UP will be Rahul’s stumbling block

A titanic battle lies ahead in Uttar Pradesh with the BJP on one hand and the Bahujan Samaj Party and Samajwadi Party together on the other playing for high stakes in the upcoming Lok Sabha elections. The BJP’s new citadel of UP which catapulted it to Central power is shaking at the foundations. Quite remarkably, though they have a bitter legacy of yesteryears, the BSP and SP have put up a spirited show of unity. Efforts to drive a wedge between them have failed and the two leaders, fighting a battle of survival, are putting up a reasonably convincing show of togetherness.

While Mulayam Singh Yadav and Mayawati used to be at dagger’s drawn, the coming of the new generation Akhilesh Yadav has given a fresh lease of life to the beleaguered regional parties in what is being touted as a bua-bhatija combination. With UP being the state with the largest representation in the Lok Sabha, it is this state that will drive the agenda substantially in coming years starting with the Lok Sabha polls three months down the line. For the BJP, it is an uphill battle but not one in which it can be written off or wished away. Its strategists are working overtime.

If Akhilesh-Mayawati are wily and foxy, the Narendra Modi-Amit Shah combine is calculative, too and well grounded. If there was an impression a few years ago that casteism was on its way out, electoral politics has ensured that it stays with a vengeance. Religious polarisation is equally the name of the game. There is, indeed, an obscurantist streak in today’s UP politics but it is part of a deliberate attempt to sow the wind so that what gets nurtured is a whirlwind. There is no knowing which way the wind will finally blow.

Seeing the conventional political domination of the Yadavs, Jatavs and Muslims which were the main props for its rivals, the BJP played a clever game in the last elections when it politicised certain marginalised castes and groups. This time around, the party would endeavour to spread its caste net wider even as the SP and BSP seek to consolidate their traditional votebanks. Within the OBCs, the BJP has prioritised the Mauryas, Kurmis and Lodhs as the promoters of Hindutva politics and consequently the ones to be wooed assiduously.

In the 2014 Lok Sabha elections, SP had won five seats with 22.35 per cent vote share, while BSP could not win a single seat despite polling 19.77 per cent votes. Both, SP and BSP, were restricted to 50 and 20 seats respectively in last Assembly elections held in 2017. Both regional parties have borne the fruit of their partnership, reflecting the full flow of caste politics is back in the state. The victory in Gorakhpur and Phulpur Lok Sabha seats was a significant achievement for both SP and BSP, which entered an electoral pact for the first time after 1993 Assembly polls.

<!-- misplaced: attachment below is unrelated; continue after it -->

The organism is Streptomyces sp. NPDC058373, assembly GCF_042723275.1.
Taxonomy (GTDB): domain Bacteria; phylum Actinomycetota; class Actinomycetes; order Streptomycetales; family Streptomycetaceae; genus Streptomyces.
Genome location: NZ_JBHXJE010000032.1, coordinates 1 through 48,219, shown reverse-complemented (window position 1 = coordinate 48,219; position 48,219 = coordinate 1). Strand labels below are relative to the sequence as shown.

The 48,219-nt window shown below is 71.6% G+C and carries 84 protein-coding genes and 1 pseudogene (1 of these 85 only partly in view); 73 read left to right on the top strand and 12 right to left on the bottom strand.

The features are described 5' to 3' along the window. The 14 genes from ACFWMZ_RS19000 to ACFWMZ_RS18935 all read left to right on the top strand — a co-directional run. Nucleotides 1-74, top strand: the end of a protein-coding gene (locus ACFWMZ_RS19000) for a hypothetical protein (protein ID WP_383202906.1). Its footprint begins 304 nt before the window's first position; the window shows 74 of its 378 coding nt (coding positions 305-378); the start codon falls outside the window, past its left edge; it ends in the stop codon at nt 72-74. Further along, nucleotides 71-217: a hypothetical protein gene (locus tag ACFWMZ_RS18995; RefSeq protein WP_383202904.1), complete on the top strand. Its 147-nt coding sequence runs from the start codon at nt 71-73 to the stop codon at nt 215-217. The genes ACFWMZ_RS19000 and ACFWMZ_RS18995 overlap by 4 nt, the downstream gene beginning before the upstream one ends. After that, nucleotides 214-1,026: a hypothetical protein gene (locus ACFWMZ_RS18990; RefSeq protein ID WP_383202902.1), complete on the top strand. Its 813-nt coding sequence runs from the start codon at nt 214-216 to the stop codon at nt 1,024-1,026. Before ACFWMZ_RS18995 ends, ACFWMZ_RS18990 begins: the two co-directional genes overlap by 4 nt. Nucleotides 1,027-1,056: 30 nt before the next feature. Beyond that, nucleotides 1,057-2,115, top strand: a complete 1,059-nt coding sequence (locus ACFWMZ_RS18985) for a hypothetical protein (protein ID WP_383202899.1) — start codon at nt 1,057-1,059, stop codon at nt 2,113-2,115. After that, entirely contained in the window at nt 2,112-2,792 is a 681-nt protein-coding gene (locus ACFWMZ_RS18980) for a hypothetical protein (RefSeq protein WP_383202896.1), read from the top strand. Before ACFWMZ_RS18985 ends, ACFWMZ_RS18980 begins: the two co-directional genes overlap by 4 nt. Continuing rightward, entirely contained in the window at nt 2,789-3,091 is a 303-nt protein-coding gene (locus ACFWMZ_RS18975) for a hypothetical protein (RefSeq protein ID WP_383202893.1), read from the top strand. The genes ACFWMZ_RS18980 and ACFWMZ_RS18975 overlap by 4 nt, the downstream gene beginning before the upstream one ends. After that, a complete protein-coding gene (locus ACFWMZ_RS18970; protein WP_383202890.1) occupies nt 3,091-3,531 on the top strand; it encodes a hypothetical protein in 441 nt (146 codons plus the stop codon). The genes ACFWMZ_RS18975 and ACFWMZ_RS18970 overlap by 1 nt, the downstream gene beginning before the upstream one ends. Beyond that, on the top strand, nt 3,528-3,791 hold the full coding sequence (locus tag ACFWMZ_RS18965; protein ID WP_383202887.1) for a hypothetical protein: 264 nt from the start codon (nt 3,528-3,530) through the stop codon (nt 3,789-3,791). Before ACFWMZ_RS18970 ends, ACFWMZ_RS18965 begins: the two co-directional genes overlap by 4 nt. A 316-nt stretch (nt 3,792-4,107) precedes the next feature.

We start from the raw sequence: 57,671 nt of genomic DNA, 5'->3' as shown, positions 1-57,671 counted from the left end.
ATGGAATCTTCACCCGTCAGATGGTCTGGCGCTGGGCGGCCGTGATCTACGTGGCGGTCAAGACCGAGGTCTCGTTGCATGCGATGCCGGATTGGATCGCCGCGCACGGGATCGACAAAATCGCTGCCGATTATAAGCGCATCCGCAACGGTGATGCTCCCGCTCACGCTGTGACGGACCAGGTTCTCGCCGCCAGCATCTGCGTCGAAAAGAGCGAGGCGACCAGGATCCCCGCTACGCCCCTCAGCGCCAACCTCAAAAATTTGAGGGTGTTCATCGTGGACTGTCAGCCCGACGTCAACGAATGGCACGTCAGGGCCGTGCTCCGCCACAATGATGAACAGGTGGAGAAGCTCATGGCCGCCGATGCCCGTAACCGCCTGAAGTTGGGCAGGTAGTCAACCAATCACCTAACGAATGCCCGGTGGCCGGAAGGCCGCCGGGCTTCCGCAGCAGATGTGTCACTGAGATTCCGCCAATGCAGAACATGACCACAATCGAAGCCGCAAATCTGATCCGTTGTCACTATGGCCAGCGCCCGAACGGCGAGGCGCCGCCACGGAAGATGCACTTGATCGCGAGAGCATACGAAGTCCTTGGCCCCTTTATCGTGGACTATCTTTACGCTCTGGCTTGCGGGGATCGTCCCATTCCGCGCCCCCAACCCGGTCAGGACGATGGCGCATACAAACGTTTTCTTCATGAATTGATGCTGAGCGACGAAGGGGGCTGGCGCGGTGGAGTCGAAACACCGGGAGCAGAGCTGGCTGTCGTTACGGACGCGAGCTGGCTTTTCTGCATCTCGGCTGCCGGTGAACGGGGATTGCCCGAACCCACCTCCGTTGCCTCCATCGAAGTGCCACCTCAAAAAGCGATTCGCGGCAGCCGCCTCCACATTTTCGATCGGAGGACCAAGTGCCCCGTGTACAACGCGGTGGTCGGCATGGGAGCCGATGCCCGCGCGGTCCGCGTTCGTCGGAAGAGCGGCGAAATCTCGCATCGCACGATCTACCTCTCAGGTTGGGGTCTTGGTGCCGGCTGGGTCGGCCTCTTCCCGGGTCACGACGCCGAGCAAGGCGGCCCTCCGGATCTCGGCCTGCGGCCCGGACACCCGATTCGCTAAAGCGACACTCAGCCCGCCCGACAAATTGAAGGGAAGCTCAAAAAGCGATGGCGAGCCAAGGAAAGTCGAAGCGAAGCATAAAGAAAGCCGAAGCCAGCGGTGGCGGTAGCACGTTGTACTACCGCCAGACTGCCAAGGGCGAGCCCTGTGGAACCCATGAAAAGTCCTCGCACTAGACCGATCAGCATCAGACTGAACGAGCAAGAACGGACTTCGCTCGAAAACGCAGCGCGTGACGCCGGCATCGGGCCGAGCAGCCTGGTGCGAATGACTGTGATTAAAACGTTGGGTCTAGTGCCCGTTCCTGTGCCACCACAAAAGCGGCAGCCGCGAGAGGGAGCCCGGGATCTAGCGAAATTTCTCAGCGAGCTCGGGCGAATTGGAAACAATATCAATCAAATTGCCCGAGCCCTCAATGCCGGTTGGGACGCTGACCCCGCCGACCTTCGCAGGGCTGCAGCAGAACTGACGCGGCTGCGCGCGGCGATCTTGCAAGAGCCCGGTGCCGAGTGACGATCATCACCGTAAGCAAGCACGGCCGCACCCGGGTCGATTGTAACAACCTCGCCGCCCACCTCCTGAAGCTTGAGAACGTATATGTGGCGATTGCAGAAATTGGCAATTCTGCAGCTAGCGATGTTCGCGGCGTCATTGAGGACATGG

The Muslims have never voted for the BJP in large numbers but this time around the males among them are clearly piqued by the vociferous espousal by the BJP of moves to outlaw triple talaq. There would, evidently be a section among Muslim women that would be ingratiated to the saffron party for its support to women’s emancipation through outlawing of triple talaq but it remains to be seen whether Muslim women would defy the dictates of their spouses on a major scale.  An interesting aspect of the BSP-SP alliance is the way it has kept the Congress and Ajit Singh’s RLD which has pockets of influence in western UP out of it. A concession has, however, been made in terms of the two regional parties deciding not to put up candidates against Sonia Gandhi and Rahul Gandhi.

The Congress will, however, suffer on account of not being part of the BSP-SP tie-up. The Muslims, too, would rather support BSP-SP than waste their anti-BJP votes in voting for the Congress. Fresh from its impressive showing in the Assembly polls in Madhya Pradesh, Rajasthan and Chhatisgarh the Congress was in delirium but the UP snub has come as a rude shock. Yet, it is hoping that the anti-BJP mood in those states would give it a boost in UP, too despite being in a shambles organisationally.  Its resolve to contest all 80 seats may be misplaced bravado but Rahul Gandhi cannot be unaware that if the Congress is routed in UP, it can hardly come up trumps nationally.

Indeed, UP could well be the biggest stumbling block to Rahul’s ambitions on the national firmament though a post-poll alliance of the SP-BSP alliance with the Congress can hardly be ruled out. There is ofcourse the factor that Lok Sabha polls would be a different ball game for the Opposition than its fight in the Assembly elections where the issues were local and Narendra Modi’s oratory was not inwidespread evidence. If the Lok Sabha contest is projected as one between Modi and Rahul, the Modi juggernaut could roll on. The Modi government has the advantage of incumbency which confers on it the advantage of holding out a plethora of sops for voters.

The new law on quotas for upper caste poor may stumble at the court stage but by then the elections would be out of the way. All in all, it is a keen battle that will be on show in UP.

Kamlendra Kanwar is a political commentator and columnist. He has authored four books.

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